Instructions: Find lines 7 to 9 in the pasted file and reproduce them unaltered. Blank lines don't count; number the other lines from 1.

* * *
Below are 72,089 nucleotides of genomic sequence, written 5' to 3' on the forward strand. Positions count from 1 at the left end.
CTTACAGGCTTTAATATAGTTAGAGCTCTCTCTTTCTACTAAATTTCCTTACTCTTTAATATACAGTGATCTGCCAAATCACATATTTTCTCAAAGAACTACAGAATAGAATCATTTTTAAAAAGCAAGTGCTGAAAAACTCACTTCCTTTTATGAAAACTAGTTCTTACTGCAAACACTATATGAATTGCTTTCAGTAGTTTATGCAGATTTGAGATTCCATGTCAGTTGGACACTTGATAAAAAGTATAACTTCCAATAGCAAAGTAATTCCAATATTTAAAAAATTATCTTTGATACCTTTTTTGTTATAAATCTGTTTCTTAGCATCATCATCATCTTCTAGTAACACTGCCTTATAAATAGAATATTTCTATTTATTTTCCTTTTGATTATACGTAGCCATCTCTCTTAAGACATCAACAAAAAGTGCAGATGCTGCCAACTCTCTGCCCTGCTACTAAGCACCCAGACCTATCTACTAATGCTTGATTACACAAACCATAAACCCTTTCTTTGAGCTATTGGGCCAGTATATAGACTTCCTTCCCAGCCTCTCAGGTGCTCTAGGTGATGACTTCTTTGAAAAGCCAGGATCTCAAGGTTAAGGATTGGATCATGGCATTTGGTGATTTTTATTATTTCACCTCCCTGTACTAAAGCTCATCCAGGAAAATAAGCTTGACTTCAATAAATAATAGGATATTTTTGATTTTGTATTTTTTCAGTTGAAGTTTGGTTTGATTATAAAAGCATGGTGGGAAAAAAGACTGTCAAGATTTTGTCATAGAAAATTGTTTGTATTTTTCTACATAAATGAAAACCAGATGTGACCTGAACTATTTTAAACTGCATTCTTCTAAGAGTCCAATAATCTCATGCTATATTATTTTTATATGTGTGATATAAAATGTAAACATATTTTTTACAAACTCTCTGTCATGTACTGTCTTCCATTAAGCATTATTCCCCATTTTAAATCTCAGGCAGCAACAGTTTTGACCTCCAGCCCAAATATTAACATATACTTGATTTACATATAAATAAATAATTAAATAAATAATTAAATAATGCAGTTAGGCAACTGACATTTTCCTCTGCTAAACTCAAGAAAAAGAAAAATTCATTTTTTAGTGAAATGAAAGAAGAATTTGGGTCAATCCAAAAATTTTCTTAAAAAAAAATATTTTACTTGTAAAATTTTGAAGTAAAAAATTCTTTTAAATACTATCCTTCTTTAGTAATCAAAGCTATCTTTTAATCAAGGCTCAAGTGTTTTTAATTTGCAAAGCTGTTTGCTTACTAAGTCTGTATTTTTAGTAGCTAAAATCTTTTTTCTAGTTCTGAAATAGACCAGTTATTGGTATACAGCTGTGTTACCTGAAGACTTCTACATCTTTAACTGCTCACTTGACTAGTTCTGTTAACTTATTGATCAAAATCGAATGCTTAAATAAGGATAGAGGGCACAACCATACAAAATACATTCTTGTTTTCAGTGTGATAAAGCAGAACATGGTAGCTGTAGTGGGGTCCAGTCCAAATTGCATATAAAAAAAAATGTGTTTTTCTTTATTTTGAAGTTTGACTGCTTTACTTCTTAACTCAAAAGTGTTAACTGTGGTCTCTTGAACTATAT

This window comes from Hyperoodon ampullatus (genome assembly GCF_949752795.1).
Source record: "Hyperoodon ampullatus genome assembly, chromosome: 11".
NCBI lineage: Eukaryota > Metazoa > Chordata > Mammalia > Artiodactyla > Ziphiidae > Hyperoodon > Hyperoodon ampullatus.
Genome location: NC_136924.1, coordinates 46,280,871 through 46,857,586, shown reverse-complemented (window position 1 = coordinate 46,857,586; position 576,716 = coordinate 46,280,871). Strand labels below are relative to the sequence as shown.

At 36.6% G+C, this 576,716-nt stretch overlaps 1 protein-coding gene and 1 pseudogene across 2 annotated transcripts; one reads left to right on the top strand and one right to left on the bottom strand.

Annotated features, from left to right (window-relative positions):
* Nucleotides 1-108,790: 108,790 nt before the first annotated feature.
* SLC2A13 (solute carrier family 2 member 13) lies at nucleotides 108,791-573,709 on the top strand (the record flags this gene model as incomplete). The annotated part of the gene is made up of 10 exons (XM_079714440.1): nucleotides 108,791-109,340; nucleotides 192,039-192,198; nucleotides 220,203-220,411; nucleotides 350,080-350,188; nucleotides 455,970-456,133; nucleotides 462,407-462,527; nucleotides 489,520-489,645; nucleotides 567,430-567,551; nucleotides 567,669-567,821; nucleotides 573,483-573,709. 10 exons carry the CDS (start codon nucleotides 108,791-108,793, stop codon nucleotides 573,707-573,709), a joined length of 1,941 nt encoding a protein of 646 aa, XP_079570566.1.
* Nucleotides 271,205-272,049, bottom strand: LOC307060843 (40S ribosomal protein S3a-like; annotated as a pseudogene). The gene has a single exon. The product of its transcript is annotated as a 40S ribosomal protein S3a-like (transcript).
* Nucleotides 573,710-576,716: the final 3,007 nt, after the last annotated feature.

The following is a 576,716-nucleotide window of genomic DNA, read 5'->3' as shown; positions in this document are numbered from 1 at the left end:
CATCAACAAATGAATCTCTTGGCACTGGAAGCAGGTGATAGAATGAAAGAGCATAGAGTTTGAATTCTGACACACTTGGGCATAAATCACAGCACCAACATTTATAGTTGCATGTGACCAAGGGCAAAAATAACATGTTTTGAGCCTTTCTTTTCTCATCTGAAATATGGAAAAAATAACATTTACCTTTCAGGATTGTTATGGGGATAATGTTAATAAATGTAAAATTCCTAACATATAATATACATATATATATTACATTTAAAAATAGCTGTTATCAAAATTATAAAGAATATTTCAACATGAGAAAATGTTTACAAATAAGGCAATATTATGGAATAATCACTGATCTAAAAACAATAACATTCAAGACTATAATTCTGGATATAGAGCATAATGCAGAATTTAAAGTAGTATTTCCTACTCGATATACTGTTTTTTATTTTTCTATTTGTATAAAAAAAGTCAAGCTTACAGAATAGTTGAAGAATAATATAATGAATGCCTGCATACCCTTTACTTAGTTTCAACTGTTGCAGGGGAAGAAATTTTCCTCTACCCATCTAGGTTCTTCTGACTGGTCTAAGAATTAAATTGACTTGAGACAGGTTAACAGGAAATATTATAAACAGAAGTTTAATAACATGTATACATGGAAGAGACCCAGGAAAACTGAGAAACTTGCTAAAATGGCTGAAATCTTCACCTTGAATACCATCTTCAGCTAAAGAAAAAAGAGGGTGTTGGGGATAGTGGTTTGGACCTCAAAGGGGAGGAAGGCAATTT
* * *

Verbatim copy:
At 36.6% G+C, this 576,716-nt stretch overlaps 1 protein-coding gene and 1 pseudogene across 2 annotated transcripts; one reads left to right on the top strand and one right to left on the bottom strand.

Annotated features, from left to right (window-relative positions):
* Nucleotides 1-108,790: 108,790 nt before the first annotated feature.